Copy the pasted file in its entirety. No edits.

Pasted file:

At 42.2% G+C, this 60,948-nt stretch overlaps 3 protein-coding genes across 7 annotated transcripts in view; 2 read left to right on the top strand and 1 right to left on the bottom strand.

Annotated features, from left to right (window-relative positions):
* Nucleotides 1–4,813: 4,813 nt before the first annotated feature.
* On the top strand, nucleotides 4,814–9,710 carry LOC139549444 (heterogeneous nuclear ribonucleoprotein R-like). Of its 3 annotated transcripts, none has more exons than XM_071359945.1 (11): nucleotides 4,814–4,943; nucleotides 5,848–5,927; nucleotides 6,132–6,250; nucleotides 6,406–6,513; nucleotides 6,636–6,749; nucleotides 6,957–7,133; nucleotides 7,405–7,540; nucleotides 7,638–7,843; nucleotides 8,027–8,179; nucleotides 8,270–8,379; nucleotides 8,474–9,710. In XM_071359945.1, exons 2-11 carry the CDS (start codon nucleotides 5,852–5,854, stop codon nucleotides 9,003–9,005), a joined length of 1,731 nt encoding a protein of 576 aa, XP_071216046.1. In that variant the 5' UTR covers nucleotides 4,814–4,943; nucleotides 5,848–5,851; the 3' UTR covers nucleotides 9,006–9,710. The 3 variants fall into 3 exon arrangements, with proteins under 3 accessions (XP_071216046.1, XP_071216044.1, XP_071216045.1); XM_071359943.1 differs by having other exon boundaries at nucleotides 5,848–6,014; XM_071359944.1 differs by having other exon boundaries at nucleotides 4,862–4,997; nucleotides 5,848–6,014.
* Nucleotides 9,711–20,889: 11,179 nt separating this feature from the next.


At 42.2% G+C, this 60,948-nt stretch overlaps 3 protein-coding genes across 7 annotated transcripts in view; 2 read left to right on the top strand and 1 right to left on the bottom strand.

Annotated features, from left to right (window-relative positions):
* Nucleotides 1–4,813: 4,813 nt before the first annotated feature.
* On the top strand, nucleotides 4,814–9,710 carry LOC139549444 (heterogeneous nuclear ribonucleoprotein R-like). Of its 3 annotated transcripts, none has more exons than XM_071359945.1 (11): nucleotides 4,814–4,943; nucleotides 5,848–5,927; nucleotides 6,132–6,250; nucleotides 6,406–6,513; nucleotides 6,636–6,749; nucleotides 6,957–7,133; nucleotides 7,405–7,540; nucleotides 7,638–7,843; nucleotides 8,027–8,179; nucleotides 8,270–8,379; nucleotides 8,474–9,710. In XM_071359945.1, exons 2-11 carry the CDS (start codon nucleotides 5,852–5,854, stop codon nucleotides 9,003–9,005), a joined length of 1,731 nt encoding a protein of 576 aa, XP_071216046.1. In that variant the 5' UTR covers nucleotides 4,814–4,943; nucleotides 5,848–5,851; the 3' UTR covers nucleotides 9,006–9,710. The 3 variants fall into 3 exon arrangements, with proteins under 3 accessions (XP_071216046.1, XP_071216044.1, XP_071216045.1); XM_071359943.1 differs by having other exon boundaries at nucleotides 5,848–6,014; XM_071359944.1 differs by having other exon boundaries at nucleotides 4,862–4,997; nucleotides 5,848–6,014.
* Nucleotides 9,711–20,889: 11,179 nt separating this feature from the next.